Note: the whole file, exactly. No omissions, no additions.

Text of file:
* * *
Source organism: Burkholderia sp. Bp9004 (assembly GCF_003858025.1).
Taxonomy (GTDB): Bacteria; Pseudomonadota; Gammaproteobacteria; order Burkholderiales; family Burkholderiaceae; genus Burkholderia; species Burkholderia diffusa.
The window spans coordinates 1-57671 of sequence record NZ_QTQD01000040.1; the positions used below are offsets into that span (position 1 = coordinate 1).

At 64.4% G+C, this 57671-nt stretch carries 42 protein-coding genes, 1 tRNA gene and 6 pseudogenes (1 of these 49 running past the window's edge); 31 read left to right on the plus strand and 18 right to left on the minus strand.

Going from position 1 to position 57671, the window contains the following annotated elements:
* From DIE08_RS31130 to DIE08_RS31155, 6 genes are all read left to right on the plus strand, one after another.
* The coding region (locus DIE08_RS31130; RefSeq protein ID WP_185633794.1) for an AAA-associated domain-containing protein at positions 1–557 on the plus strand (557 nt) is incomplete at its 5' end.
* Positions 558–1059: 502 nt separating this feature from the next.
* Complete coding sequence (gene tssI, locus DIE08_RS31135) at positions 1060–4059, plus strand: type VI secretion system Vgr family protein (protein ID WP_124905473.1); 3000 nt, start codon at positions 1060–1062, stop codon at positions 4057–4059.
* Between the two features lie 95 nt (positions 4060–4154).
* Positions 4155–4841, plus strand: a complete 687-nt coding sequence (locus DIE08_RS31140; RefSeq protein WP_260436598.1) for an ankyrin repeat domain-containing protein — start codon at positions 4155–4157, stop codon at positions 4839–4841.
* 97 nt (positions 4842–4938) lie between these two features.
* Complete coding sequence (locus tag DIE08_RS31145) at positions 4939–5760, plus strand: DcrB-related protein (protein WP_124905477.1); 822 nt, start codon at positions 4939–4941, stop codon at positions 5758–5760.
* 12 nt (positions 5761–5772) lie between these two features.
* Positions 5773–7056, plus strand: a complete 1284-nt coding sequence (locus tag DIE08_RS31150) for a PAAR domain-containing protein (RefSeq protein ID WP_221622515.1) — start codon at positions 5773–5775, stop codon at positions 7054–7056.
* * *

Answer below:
Source organism: Burkholderia sp. Bp9004 (assembly GCF_003858025.1).
Taxonomy (GTDB): Bacteria; Pseudomonadota; Gammaproteobacteria; order Burkholderiales; family Burkholderiaceae; genus Burkholderia; species Burkholderia diffusa.
The window spans coordinates 1-57671 of sequence record NZ_QTQD01000040.1; the positions used below are offsets into that span (position 1 = coordinate 1).

At 64.4% G+C, this 57671-nt stretch carries 42 protein-coding genes, 1 tRNA gene and 6 pseudogenes (1 of these 49 running past the window's edge); 31 read left to right on the plus strand and 18 right to left on the minus strand.

Going from position 1 to position 57671, the window contains the following annotated elements:
* From DIE08_RS31130 to DIE08_RS31155, 6 genes are all read left to right on the plus strand, one after another.
* The coding region (locus DIE08_RS31130; RefSeq protein ID WP_185633794.1) for an AAA-associated domain-containing protein at positions 1–557 on the plus strand (557 nt) is incomplete at its 5' end.
* Positions 558–1059: 502 nt separating this feature from the next.
* Complete coding sequence (gene tssI, locus DIE08_RS31135) at positions 1060–4059, plus strand: type VI secretion system Vgr family protein (protein ID WP_124905473.1); 3000 nt, start codon at positions 1060–1062, stop codon at positions 4057–4059.
* Between the two features lie 95 nt (positions 4060–4154).
* Positions 4155–4841, plus strand: a complete 687-nt coding sequence (locus DIE08_RS31140; RefSeq protein WP_260436598.1) for an ankyrin repeat domain-containing protein — start codon at positions 4155–4157, stop codon at positions 4839–4841.
* 97 nt (positions 4842–4938) lie between these two features.
* Complete coding sequence (locus tag DIE08_RS31145) at positions 4939–5760, plus strand: DcrB-related protein (protein WP_124905477.1); 822 nt, start codon at positions 4939–4941, stop codon at positions 5758–5760.
* 12 nt (positions 5761–5772) lie between these two features.
* Positions 5773–7056, plus strand: a complete 1284-nt coding sequence (locus tag DIE08_RS31150) for a PAAR domain-containing protein (RefSeq protein ID WP_221622515.1) — start codon at positions 5773–5775, stop codon at positions 7054–7056.